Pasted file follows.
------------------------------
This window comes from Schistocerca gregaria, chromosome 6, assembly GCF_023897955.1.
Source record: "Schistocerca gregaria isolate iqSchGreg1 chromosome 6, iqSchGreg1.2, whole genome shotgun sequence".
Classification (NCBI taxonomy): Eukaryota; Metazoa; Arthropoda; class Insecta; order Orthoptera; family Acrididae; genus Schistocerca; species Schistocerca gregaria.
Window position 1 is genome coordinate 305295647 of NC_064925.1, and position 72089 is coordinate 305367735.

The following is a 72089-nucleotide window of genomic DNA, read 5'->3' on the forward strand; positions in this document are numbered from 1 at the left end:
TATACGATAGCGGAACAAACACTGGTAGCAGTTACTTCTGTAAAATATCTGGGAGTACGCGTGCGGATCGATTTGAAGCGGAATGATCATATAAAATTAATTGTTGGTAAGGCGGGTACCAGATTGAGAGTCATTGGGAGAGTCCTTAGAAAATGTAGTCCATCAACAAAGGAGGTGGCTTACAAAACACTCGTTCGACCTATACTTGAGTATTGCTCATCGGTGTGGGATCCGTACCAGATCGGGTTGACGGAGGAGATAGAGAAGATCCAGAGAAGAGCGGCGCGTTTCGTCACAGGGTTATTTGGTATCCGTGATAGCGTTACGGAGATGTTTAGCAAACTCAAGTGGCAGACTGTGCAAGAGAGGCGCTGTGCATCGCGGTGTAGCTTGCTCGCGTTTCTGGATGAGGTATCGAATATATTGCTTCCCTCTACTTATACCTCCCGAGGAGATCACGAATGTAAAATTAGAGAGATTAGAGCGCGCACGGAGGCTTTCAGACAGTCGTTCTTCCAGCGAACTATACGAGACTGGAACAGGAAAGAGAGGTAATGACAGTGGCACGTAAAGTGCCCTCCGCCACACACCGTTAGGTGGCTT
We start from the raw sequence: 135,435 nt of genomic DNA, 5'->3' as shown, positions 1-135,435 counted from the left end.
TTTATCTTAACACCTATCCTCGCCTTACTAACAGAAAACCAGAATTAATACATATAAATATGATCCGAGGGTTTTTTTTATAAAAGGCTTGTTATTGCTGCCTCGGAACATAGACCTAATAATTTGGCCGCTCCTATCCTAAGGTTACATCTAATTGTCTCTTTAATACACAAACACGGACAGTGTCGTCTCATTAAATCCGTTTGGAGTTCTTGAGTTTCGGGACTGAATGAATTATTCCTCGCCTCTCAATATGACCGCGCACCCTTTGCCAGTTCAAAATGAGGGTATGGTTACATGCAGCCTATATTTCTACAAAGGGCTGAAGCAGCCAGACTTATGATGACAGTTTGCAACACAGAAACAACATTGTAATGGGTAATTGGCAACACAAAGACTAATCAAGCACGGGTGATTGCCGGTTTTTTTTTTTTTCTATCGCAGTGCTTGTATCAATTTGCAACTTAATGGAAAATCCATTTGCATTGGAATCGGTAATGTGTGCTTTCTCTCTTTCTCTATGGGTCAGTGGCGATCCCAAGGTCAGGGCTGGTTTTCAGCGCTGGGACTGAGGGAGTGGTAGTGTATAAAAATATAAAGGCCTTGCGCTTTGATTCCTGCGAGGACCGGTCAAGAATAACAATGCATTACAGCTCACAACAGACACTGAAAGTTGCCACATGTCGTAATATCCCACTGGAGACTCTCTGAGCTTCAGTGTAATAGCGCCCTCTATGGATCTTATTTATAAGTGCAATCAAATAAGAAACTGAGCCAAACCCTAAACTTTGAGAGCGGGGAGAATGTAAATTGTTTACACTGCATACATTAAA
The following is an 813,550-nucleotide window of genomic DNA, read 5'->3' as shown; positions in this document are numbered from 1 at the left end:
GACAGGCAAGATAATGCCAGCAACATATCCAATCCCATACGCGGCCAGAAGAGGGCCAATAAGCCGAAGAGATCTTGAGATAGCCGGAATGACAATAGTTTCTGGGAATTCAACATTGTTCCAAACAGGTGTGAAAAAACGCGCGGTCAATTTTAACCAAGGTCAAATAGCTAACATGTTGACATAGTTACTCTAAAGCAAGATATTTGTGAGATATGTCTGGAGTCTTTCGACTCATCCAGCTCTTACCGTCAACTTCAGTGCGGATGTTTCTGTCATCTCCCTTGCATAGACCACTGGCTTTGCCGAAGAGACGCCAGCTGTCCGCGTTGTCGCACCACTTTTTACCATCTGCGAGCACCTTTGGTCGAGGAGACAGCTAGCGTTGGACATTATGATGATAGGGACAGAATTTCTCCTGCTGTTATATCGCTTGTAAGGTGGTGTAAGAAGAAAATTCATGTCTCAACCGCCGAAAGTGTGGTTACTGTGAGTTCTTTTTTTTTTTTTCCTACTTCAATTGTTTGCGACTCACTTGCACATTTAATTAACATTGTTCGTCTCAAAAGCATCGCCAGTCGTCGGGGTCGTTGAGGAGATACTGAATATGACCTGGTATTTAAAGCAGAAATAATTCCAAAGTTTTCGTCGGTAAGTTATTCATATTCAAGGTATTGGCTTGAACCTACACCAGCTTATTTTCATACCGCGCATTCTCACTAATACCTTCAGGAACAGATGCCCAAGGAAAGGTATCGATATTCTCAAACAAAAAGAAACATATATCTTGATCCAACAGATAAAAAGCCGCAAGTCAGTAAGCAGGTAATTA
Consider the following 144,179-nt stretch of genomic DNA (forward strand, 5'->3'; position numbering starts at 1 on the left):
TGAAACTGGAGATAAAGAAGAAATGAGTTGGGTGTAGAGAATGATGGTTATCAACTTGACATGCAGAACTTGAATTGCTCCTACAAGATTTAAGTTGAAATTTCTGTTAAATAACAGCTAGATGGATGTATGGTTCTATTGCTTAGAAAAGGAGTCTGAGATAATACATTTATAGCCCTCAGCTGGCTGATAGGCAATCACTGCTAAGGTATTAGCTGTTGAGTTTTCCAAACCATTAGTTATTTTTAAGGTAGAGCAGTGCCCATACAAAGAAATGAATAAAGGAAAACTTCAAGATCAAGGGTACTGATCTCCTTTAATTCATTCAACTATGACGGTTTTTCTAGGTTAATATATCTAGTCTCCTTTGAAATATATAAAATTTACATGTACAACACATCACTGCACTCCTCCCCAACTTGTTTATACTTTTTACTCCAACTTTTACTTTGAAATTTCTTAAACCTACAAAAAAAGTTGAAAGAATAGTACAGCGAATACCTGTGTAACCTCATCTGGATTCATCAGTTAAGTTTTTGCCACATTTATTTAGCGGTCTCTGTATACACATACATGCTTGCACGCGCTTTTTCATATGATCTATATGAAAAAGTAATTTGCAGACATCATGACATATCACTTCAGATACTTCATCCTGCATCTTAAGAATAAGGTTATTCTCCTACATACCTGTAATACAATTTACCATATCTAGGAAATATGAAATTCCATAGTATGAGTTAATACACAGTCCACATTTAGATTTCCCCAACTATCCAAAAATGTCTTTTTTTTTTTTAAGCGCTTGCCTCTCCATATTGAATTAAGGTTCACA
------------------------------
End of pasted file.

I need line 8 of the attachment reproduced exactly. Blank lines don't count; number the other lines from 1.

TTTATCTTAACACCTATCCTCGCCTTACTAACAGAAAACCAGAATTAATACATATAAATATGATCCGAGGGTTTTTTTTATAAAAGGCTTGTTATTGCTGCCTCGGAACATAGACCTAATAATTTGGCCGCTCCTATCCTAAGGTTACATCTAATTGTCTCTTTAATACACAAACACGGACAGTGTCGTCTCATTAAATCCGTTTGGAGTTCTTGAGTTTCGGGACTGAATGAATTATTCCTCGCCTCTCAATATGACCGCGCACCCTTTGCCAGTTCAAAATGAGGGTATGGTTACATGCAGCCTATATTTCTACAAAGGGCTGAAGCAGCCAGACTTATGATGACAGTTTGCAACACAGAAACAACATTGTAATGGGTAATTGGCAACACAAAGACTAATCAAGCACGGGTGATTGCCGGTTTTTTTTTTTTTCTATCGCAGTGCTTGTATCAATTTGCAACTTAATGGAAAATCCATTTGCATTGGAATCGGTAATGTGTGCTTTCTCTCTTTCTCTATGGGTCAGTGGCGATCCCAAGGTCAGGGCTGGTTTTCAGCGCTGGGACTGAGGGAGTGGTAGTGTATAAAAATATAAAGGCCTTGCGCTTTGATTCCTGCGAGGACCGGTCAAGAATAACAATGCATTACAGCTCACAACAGACACTGAAAGTTGCCACATGTCGTAATATCCCACTGGAGACTCTCTGAGCTTCAGTGTAATAGCGCCCTCTATGGATCTTATTTATAAGTGCAATCAAATAAGAAACTGAGCCAAACCCTAAACTTTGAGAGCGGGGAGAATGTAAATTGTTTACACTGCATACATTAAA